Ethical, legal and social issues surrounding research on genetic contributions to anti-social behavior

Colleen M. Berryessa, Nicole A. Martinez-Martin, Megan A. Allyse

Research output: Contribution to journalReview articlepeer-review

6 Scopus citations


Scientific study of genetic contributions to chronic antisocial behavior has stemmed from many lines of research in recent years. Genetic research involving twin, family, and adoption studies has traditionally been used to compare the health and behavior outcomes of individuals who share the same environment or hereditary lineage; several of these studies have concluded that heredity plays some role in the formation of chronic antisocial behavior, including various forms of aggression and chronic norm-defiance. However, the ethical, social, and legal environment surrounding research on the biological contributions to antisocial behavior in the United States is contentious. Although there has been some discussion in the last few decades regarding the ethical, social, and legal concerns around this type of research within academic and policy circles, analysis and discussion of these concerns rarely appear together. This paper explores the main themes that interact to form the basis of much of the resistance to positing biological contributions to antisocial behavior.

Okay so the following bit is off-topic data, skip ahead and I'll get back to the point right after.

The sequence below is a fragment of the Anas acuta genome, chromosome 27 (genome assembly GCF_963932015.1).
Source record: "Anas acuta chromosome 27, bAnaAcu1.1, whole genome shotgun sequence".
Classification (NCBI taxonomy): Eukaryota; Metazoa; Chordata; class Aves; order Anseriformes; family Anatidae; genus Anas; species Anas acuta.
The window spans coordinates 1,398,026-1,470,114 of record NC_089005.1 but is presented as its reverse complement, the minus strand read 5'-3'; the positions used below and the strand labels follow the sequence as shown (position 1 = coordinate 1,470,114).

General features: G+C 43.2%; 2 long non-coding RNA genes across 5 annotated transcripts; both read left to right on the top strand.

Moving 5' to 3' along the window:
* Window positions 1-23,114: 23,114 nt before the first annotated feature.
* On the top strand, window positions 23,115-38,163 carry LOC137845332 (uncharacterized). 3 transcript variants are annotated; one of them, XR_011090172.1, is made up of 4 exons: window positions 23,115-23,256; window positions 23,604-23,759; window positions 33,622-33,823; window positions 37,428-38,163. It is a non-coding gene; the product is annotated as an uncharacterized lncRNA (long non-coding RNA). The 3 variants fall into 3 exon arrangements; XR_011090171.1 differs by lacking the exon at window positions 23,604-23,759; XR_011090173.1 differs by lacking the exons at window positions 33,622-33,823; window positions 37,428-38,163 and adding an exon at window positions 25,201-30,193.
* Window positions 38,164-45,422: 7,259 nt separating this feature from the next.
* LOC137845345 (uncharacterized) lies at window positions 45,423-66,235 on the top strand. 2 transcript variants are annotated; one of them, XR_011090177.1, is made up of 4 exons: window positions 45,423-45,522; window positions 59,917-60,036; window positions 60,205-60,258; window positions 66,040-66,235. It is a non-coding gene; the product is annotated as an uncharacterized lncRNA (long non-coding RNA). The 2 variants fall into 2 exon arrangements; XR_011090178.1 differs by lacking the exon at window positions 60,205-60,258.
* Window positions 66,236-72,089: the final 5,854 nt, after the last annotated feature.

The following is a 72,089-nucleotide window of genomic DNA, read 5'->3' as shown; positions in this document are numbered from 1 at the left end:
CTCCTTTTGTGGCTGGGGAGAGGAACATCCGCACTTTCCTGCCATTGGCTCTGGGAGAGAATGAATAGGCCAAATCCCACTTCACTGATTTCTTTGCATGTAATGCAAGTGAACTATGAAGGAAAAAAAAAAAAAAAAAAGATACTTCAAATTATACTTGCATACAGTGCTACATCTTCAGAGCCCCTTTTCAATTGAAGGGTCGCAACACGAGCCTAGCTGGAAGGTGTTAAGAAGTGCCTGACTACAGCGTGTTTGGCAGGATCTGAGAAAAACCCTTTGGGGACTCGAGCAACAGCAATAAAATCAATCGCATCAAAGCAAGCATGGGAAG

Original languageEnglish (US)
Pages (from-to)605-610
Number of pages6
JournalAggression and Violent Behavior
Issue number6
StatePublished - Nov 2013


  • Aggression
  • Antisocial behavior
  • Ethics
  • Physiological basis

ASJC Scopus subject areas

  • Pathology and Forensic Medicine
  • Clinical Psychology
  • Psychiatry and Mental health


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